I am honored and excited to be appointed to a second term as chair of the Mapping Science Committee of the U.S. National Academies of Sciences, Engineering and Medicine.
The Mapping Science Committee organizes and oversees National Research Council studies that provide independent advice to society and to government at all levels on geospatial science, technology, and policy. It also addresses aspects of geographic information science that deal with the acquisition, integration, storage, distribution, and use of spatial data. Through its studies, the committee promotes the informed and responsible development and use of spatial data for the benefit of society.
We have a excellent committee for the 2021-2023 term – accomplished scientists, professionals and leaders in the field, spanning a wide range of geospatial science, technologies and applications:
- Harvey Miller, chair, The Ohio State University
- Stewart Fotheringham, Arizona State University
- Oceana Francis, University of Hawai’i at Manoa
- Hendrik Hamann, IBM T.J. Watson Research Center
- Kristen Kurland, Carnegie Mellon University
- Marguerite Madden, University of Georgia
- Keith Masback, Plum Run, LLC
- Kathleen Stewart, University of Maryland
- Eric Tate, University of Iowa
I’m quoted in an article in CQ Roll Call , a news site covering Congress and the White House, about the drastic budget faced by public transit systems unless Congress acts soon. You may not be surprised to learn I’m against that.
As recovery bills languish, transit systems cut service – Jessica Wehrman, Roll Call, 2 December 2020
New paper: Liu L, Miller HJ, Scheff J (2020) The impacts of COVID-19 pandemic on public transit demand in the United States. PLOS ONE 15(11):e0242476. https://doi.org/10.1371/journal.pone.0242476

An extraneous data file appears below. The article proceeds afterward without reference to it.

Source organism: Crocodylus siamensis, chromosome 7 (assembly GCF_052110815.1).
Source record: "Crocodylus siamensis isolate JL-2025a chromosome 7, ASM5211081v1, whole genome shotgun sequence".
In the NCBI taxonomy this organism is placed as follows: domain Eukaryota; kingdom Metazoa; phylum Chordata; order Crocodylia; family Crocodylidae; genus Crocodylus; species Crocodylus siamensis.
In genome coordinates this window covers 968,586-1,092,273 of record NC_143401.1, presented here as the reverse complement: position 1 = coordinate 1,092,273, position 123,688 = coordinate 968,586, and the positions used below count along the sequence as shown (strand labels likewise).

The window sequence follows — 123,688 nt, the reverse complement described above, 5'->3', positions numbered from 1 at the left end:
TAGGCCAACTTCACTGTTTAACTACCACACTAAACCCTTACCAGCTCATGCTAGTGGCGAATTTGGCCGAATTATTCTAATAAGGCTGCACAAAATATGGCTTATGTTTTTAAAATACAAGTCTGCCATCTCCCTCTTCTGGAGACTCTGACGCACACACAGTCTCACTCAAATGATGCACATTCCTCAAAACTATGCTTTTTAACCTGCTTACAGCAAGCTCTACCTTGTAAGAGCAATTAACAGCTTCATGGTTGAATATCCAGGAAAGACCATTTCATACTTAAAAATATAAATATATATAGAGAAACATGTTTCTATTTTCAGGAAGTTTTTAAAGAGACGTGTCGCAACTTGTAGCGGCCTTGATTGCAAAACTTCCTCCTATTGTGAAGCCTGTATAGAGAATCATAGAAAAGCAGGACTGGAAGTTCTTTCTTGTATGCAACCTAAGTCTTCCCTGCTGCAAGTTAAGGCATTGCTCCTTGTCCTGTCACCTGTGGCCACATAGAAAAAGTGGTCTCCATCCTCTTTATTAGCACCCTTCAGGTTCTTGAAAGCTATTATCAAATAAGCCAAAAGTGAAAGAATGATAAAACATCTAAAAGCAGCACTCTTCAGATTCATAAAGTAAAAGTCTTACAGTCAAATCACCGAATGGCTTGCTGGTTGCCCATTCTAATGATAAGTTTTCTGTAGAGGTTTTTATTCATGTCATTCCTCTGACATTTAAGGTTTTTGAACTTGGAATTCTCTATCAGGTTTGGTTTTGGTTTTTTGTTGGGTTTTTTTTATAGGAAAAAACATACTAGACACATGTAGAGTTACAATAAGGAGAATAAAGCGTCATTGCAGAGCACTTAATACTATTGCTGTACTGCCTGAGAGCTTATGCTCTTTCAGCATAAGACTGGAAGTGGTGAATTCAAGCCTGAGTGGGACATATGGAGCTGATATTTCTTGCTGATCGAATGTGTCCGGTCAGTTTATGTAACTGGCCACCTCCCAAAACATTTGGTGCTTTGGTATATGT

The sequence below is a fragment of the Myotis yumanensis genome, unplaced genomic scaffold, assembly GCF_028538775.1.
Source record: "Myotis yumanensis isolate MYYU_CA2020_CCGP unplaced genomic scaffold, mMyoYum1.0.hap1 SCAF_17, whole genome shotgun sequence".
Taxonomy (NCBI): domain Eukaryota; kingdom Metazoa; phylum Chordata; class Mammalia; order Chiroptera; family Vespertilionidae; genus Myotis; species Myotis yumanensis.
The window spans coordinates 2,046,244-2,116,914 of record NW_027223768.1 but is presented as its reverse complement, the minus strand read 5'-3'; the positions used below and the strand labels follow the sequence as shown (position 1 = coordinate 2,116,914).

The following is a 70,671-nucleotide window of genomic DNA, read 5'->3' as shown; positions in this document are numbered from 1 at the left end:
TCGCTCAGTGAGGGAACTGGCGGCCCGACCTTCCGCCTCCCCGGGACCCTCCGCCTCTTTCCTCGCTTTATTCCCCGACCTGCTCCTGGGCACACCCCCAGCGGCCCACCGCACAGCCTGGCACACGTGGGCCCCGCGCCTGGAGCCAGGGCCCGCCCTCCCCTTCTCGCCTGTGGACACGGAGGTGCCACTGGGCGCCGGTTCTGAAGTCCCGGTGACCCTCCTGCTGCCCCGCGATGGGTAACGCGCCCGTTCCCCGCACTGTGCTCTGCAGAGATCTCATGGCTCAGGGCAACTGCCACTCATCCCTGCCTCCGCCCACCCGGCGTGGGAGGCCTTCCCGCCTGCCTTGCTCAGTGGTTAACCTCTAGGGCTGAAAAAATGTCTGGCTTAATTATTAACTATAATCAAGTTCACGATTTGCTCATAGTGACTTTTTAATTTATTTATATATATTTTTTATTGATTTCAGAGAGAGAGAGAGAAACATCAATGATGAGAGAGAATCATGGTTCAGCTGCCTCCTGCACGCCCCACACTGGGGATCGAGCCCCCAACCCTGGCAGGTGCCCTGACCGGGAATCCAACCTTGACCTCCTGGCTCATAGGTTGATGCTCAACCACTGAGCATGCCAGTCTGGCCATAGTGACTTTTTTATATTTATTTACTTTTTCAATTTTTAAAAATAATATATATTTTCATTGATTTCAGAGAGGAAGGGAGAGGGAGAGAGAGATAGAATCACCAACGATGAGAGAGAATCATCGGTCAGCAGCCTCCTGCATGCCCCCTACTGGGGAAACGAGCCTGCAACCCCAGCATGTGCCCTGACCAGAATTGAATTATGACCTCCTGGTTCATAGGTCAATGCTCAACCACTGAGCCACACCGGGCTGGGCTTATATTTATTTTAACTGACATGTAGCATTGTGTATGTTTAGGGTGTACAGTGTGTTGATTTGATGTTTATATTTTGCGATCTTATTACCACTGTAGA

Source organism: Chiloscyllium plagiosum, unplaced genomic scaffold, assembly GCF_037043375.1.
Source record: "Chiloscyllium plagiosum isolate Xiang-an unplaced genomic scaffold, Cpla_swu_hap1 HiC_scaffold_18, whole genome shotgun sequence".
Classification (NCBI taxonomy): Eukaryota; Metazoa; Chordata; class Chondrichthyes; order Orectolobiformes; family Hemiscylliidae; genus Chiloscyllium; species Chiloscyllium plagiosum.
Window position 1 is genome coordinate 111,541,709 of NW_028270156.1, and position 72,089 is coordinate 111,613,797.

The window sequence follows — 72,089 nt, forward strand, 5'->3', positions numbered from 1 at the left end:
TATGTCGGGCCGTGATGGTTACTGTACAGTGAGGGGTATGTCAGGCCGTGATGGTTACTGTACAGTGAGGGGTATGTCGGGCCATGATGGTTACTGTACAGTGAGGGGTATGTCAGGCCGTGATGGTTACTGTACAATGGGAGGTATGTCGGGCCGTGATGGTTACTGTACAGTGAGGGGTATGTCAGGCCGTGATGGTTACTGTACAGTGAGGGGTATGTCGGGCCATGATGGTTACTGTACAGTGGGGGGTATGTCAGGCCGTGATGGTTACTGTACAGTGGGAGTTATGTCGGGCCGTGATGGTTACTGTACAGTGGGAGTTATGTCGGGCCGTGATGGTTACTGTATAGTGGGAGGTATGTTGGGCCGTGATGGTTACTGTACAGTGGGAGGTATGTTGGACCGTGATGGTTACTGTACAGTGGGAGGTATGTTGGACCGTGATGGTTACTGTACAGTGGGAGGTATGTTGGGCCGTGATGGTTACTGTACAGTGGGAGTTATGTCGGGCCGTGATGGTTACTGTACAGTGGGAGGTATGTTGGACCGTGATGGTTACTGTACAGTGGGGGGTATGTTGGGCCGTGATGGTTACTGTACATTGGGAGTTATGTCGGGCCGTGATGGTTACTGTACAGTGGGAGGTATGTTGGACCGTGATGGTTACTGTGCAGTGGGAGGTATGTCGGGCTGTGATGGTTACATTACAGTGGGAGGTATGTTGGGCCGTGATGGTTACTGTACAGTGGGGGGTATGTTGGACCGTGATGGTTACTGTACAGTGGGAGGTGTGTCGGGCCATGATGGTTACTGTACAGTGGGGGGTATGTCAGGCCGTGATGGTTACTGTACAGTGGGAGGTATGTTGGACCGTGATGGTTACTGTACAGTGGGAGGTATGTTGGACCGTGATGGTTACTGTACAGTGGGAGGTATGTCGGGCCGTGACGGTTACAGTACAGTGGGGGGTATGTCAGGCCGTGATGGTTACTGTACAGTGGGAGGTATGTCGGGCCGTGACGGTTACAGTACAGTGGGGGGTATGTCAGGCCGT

The COVID-19 pandemic and related restrictions led to major transit demand decline for many public transit systems in the United States. This paper is a systematic analysis of the dynamics and dimensions of this unprecedented decline. Using transit demand data derived from a widely used transit navigation app, we fit logistic functions to model the decline in daily demand and derive key parameters: base value, the apparent minimal level of demand and cliff and base points, representing the initial date when transit demand decline began and the final date when the decline rate attenuated. Regression analyses reveal that communities with higher proportions of essential workers, vulnerable populations (African American, Hispanic, Female, and people over 45 years old), and more coronavirus Google searches tend to maintain higher levels of minimal demand during COVID-19. Approximately half of the agencies experienced their decline before the local spread of COVID-19 likely began; most of these are in the US Midwest. Almost no transit systems finished their decline periods before local community spread. We also compare hourly demand profiles for each system before and during COVID-19 using ordinary Procrustes distance analysis. The results show substantial departures from typical weekday hourly demand profiles. Our results provide insights into public transit as an essential service during a pandemic.